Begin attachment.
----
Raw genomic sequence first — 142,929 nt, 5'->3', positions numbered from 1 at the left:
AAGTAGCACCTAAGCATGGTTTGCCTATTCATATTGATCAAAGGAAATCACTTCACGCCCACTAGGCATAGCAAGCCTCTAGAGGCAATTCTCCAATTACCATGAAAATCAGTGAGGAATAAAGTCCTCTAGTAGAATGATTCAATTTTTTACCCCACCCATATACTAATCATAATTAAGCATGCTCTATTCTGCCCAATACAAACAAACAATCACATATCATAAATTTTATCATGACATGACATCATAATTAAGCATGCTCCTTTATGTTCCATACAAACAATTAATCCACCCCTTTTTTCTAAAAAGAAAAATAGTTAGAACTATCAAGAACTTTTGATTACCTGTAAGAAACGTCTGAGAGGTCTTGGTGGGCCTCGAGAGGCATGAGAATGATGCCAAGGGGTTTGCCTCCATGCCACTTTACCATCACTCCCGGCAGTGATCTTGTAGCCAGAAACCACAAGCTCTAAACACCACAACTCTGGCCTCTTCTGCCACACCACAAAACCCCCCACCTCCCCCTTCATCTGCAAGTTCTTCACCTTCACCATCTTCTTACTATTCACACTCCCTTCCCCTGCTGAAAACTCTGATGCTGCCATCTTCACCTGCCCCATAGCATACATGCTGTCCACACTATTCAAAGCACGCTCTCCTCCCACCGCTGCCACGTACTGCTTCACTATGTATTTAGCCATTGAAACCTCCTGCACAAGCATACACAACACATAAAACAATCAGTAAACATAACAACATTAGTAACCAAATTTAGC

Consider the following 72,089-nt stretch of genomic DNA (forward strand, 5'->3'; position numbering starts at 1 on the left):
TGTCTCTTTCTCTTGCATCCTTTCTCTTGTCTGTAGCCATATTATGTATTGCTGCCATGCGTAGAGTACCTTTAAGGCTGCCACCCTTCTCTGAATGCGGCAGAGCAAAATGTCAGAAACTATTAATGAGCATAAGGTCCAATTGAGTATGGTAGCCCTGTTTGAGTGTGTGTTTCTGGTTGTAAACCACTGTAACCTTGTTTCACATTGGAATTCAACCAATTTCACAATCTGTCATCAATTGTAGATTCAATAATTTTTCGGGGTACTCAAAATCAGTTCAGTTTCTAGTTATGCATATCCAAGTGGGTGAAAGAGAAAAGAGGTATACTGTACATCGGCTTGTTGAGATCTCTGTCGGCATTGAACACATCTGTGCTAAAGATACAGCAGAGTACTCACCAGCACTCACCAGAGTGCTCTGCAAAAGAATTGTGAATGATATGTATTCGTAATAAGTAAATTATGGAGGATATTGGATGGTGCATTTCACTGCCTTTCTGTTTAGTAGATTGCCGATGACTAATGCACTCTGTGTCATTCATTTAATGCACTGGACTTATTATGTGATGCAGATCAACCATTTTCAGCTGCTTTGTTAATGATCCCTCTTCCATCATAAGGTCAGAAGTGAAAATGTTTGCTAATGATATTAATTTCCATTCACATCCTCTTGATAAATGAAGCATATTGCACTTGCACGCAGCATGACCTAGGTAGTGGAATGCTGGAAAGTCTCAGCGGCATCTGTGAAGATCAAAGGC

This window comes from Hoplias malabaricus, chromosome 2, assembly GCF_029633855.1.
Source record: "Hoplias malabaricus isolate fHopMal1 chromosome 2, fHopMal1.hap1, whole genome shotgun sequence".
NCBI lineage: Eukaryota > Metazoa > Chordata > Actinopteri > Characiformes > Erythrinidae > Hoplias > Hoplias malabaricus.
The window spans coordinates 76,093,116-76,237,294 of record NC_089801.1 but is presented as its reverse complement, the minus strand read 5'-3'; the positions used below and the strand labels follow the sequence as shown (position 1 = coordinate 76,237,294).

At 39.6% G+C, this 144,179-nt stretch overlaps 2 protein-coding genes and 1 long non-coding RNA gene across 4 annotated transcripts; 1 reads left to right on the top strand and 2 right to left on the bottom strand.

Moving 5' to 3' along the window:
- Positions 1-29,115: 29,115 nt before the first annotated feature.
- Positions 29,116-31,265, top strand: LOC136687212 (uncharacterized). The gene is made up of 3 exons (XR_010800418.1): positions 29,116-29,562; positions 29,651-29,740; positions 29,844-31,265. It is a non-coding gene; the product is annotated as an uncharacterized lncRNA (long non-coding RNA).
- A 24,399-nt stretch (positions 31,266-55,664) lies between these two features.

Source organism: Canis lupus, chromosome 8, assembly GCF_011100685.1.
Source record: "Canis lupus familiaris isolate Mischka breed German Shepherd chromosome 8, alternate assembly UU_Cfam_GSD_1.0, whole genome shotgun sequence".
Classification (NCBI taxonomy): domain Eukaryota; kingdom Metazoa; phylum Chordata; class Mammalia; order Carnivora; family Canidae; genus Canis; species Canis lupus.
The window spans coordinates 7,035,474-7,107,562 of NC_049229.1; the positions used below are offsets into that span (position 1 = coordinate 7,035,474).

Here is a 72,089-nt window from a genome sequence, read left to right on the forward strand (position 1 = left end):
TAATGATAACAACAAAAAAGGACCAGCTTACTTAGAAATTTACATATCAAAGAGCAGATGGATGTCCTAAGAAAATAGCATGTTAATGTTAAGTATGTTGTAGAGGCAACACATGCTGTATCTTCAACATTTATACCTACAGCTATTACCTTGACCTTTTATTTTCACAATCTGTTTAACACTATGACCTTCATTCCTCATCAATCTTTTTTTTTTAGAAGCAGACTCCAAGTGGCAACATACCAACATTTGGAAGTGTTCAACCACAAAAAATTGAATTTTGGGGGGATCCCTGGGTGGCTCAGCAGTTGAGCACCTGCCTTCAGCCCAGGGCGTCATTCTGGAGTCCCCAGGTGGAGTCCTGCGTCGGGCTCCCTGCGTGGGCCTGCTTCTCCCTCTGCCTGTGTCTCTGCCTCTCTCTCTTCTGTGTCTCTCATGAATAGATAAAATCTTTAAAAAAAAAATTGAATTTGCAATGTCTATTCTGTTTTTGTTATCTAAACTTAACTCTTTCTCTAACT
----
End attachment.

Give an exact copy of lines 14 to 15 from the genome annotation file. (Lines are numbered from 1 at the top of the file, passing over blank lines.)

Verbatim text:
Source organism: Canis lupus, chromosome 8, assembly GCF_011100685.1.
Source record: "Canis lupus familiaris isolate Mischka breed German Shepherd chromosome 8, alternate assembly UU_Cfam_GSD_1.0, whole genome shotgun sequence".